Red Location Museum
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Red Location Museum
|Location||Port Elizabeth, South Africa|
The museum was opened to the public on 10 November 2006 as a tribute to the struggle against Apartheid. It is situated in a shack settlement that is one of the oldest townships in Port Elizabeth.
The building was designed by Cape Town-based architect Jo Noero of Noero Architects. The concept was inspired by the literary work of German-born professor Andreas Huyssen, whose work focuses on the idea of memory and history. It challenges the traditional notions of museum design. Instead of being treated as mere consumers of information, as in the case of conventional museums, visitors are encouraged to actively participate in the experience and navigate through it as they please with no set path.
Construction reportedly cost R22-million and the municipality was believed to be spending R300 000 a month on operating costs.Similar to the surrounding informal settlements, the museum is made of corrugated iron boxes (12 in total) that are 6 x 6 x 12 metres.
The museum houses an auditorium, library, art gallery, a memorial space honouring local heroes of the liberation struggle and offices. There were plans of erecting an adjoining tomb where struggle heroes Raymond Mhlaba and Govan Mbeki would be buried, but this was not seen to completion when the heroes’ families refused to have the bodies exhumed.The use of boxes was inspired by the boxes that migrant worker used to keep their treasured possessions when they were away from their families in rural areas.
Over the years, Noero Wolff Architects collected numerous awards for their work on the museum. In 2005, the building won the World Leadership Award for Public Architecture in London at the World Leadership Forum. The Royal Institute of British Architects International Award and the Dedallo Minosse Presidents Award from Italy were added to its accolades in 2006. In 2010, it was named the Most Outstanding Building Outside the EU by the Royal Institute of British Architects when it received the Lubetkin Prize. It won the Icon Building of the Year Award from Icon in London in 2012.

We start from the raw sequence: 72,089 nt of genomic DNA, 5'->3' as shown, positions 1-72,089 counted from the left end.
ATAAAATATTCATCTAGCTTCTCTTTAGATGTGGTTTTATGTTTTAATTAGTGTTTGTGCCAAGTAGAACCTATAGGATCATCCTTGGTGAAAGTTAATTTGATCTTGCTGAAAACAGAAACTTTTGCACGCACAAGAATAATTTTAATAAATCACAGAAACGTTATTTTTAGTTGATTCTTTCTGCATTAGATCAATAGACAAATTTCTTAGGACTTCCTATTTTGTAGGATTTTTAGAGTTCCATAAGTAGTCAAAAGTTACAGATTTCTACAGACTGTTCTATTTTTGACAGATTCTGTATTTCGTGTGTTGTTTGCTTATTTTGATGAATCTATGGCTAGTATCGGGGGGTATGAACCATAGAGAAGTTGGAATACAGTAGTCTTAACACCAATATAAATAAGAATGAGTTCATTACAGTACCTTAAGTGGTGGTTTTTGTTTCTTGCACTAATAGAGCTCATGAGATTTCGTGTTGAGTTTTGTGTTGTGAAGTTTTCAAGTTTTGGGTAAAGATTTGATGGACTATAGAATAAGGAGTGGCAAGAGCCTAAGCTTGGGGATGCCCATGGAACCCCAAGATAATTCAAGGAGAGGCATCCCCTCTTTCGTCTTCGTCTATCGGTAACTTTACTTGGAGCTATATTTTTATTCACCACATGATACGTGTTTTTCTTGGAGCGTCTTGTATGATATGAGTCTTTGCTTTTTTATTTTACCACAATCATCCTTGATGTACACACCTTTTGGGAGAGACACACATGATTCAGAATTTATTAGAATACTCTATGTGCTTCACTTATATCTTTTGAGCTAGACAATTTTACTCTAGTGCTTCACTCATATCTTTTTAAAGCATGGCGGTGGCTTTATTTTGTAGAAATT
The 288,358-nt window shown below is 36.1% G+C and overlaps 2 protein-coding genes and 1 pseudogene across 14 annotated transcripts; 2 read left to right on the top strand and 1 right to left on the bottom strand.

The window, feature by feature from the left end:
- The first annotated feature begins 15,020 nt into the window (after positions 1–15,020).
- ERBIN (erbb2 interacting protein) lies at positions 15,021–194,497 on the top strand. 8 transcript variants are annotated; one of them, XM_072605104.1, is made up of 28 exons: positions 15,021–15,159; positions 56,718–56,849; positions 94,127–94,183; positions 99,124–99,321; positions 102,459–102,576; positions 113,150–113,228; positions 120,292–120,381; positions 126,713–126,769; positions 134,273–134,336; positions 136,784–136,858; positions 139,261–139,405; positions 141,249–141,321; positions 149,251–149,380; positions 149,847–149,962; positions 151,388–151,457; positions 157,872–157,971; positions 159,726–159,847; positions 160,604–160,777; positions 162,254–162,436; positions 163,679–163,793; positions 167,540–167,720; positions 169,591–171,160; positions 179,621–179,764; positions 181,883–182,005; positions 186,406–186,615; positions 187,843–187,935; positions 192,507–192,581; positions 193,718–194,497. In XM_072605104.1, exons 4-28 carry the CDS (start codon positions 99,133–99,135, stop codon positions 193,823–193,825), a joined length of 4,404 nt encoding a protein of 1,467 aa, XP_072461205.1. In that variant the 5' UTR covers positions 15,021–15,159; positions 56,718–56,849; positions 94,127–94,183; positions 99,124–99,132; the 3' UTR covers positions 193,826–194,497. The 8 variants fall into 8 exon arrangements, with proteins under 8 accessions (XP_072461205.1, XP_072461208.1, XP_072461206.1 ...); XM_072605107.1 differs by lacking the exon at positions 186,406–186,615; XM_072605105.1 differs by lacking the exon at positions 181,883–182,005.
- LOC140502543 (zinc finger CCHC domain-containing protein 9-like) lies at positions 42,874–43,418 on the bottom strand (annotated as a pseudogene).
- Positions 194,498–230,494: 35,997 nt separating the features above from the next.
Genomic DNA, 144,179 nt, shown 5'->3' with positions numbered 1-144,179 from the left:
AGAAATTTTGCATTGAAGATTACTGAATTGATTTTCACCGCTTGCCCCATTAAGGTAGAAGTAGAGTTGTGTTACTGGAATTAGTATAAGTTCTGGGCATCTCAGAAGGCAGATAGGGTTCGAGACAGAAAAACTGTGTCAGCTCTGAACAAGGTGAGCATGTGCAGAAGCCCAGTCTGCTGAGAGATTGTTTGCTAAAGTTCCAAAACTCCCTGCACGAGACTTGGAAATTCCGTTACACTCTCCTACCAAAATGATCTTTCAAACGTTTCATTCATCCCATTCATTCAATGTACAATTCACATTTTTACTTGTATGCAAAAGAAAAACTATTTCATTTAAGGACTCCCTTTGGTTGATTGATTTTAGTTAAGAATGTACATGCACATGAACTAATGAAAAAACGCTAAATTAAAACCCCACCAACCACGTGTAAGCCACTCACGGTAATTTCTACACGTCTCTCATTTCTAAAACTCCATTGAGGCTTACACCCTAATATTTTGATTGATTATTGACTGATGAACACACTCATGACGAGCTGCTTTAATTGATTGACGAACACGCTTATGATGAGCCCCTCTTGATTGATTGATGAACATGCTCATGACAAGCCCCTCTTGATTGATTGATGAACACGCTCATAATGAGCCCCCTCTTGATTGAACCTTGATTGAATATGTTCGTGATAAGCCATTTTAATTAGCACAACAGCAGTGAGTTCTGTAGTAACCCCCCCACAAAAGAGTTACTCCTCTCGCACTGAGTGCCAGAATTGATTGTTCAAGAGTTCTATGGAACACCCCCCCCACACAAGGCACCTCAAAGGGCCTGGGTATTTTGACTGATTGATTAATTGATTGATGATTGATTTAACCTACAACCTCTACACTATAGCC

In October 2013, after protests from Red Location residents over housing issues, the museum, library and gallery were closed. It has remained closed since. The residents demanded that the government fix their poorly constructed homes which had been declared structurally unsound. After the museum’s closure in 2013, the government and the community reached an agreement to demolish and correctly rebuild 288 houses. The work was not done. Nelson Mandela Bay human settlements political head Nqaba Bhanga argued that Human Settlements Minister at the time Lindiwe Sisulu had discontinued the rectification of the shoddy construction jobs. During violent protests windows were broken and other parts of the site were vandalised. Wiring, power sockets, fencing, air-conditioners and palisade fencing were also stolen from the premises. Repair costs for the building were estimated at R12-million but these have not begun. One of the museum’s security guards was fatally shot in front of the building in December 2013.
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